Why Is a Bris in the Daytime?


A Bris is traditionally conducted during daylight, following the Morning Prayer service.
If this is not possible, it can be done any time during the day.

However, a Bris can NEVER be done at night, which according to the Jewish calendar begins at sunset.
Why can a Bris not be done at night?



  1. The mitzvah to do the Bris on the eighth day is written in the Torah as, “On the eighth day, the flesh of his foreskin shall be circumcised.” (Leviticus 12:3)

    Since the word “day” is stated in the verse, our Sages have taught that the mitzvah is to be fulfilled in the daytime and not at night.

    Likewise, it is learned from this verse that the Bris is to be done on the eighth day, and not before. And it is traditionally done in the morning, after the morning prayers – as you point out, to show our desire to do the mitzvah as soon in the daytime as possible – since mitzvahs are dear to us and we should do them at the earliest opportunity. Also, it is done on the eighth day, even if it is Shabbat (in general). Of course, for health reasons it can be delayed until a later day.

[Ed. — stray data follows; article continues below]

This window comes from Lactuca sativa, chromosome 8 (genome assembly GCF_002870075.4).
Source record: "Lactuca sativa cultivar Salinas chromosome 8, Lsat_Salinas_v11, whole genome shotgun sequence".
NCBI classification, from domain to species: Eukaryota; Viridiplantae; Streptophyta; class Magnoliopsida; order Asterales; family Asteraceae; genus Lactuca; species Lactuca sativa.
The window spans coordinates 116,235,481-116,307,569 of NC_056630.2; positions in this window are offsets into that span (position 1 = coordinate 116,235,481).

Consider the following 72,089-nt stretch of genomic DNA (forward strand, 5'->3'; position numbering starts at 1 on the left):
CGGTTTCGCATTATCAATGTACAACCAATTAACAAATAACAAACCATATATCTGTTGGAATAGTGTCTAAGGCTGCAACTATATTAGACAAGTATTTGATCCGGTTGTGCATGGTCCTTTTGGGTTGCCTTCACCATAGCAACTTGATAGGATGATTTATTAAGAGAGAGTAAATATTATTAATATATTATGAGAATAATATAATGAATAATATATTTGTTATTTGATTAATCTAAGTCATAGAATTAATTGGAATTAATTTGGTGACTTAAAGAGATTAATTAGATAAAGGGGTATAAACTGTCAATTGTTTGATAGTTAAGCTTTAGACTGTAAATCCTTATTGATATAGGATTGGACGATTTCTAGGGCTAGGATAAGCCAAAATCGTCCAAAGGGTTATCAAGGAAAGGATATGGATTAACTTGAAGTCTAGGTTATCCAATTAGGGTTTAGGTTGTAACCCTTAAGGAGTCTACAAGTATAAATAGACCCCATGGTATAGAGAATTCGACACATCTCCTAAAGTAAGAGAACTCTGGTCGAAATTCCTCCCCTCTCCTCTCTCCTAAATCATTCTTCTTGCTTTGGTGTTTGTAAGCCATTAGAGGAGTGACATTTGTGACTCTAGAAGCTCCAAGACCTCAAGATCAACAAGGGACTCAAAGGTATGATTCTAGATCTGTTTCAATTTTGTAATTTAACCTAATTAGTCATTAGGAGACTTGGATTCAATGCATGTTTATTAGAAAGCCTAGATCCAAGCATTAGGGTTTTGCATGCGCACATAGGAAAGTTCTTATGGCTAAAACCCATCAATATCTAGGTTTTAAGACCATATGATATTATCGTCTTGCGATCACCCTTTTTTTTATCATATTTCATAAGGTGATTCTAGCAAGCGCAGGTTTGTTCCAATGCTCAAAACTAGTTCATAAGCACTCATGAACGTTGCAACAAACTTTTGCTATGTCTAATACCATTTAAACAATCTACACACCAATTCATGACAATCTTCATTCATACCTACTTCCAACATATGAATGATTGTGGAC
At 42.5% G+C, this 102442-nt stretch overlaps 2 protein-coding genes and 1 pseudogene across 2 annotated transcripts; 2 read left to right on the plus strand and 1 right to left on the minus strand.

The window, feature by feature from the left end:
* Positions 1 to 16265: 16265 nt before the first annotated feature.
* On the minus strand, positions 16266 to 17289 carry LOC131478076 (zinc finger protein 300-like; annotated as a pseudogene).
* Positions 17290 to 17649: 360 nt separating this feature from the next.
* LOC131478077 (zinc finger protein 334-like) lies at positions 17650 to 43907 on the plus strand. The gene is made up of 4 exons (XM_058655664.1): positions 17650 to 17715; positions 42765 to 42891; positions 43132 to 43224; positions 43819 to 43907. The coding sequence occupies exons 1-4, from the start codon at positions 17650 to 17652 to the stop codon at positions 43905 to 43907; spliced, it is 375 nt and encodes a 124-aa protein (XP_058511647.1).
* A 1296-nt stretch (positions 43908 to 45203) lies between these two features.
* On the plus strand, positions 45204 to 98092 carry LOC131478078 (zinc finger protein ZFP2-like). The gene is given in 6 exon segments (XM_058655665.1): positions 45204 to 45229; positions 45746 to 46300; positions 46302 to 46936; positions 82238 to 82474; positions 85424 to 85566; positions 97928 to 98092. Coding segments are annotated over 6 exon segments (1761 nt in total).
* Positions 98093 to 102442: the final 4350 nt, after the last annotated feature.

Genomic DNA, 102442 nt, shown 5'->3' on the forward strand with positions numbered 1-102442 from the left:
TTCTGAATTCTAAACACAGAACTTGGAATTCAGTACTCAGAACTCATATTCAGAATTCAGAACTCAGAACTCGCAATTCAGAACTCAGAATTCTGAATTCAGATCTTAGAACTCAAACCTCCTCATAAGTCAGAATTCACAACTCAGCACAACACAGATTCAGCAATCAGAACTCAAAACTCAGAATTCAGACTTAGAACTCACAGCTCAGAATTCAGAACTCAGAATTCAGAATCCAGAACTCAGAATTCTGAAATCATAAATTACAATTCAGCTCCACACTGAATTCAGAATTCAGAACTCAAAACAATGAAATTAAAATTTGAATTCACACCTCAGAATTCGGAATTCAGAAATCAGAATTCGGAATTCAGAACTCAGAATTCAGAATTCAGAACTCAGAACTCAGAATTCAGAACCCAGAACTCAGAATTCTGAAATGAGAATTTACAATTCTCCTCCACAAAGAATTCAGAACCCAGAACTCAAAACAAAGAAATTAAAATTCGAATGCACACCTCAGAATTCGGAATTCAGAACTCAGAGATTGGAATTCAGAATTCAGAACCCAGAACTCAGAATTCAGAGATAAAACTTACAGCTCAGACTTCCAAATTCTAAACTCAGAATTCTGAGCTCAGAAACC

I have seen two reasons offered for why the Torah states that it is to done in the day. One is a practical one: since the mitzvah involves the removal of the foreskin of an eight day old baby, it is important to have excellent lighting for this procedure – i.e. daylight. Another reason, perhaps one that goes to the essence of the mitzvah, is that the Bris is a sign of a covenant between the Jewish People and God. (In fact, the word “Bris” means “covenant”.) This covenant should be made and “proclaimed,” as it were, in the bright light of day, and not in the darkness of night. This mitzvah of covenant is something we are grateful for, and thrilled to announce as a nation – not something to be done while covered in the darkness of night.

    I hope this reply is helpful.

    Best wishes from the AskTheRabbi.org Team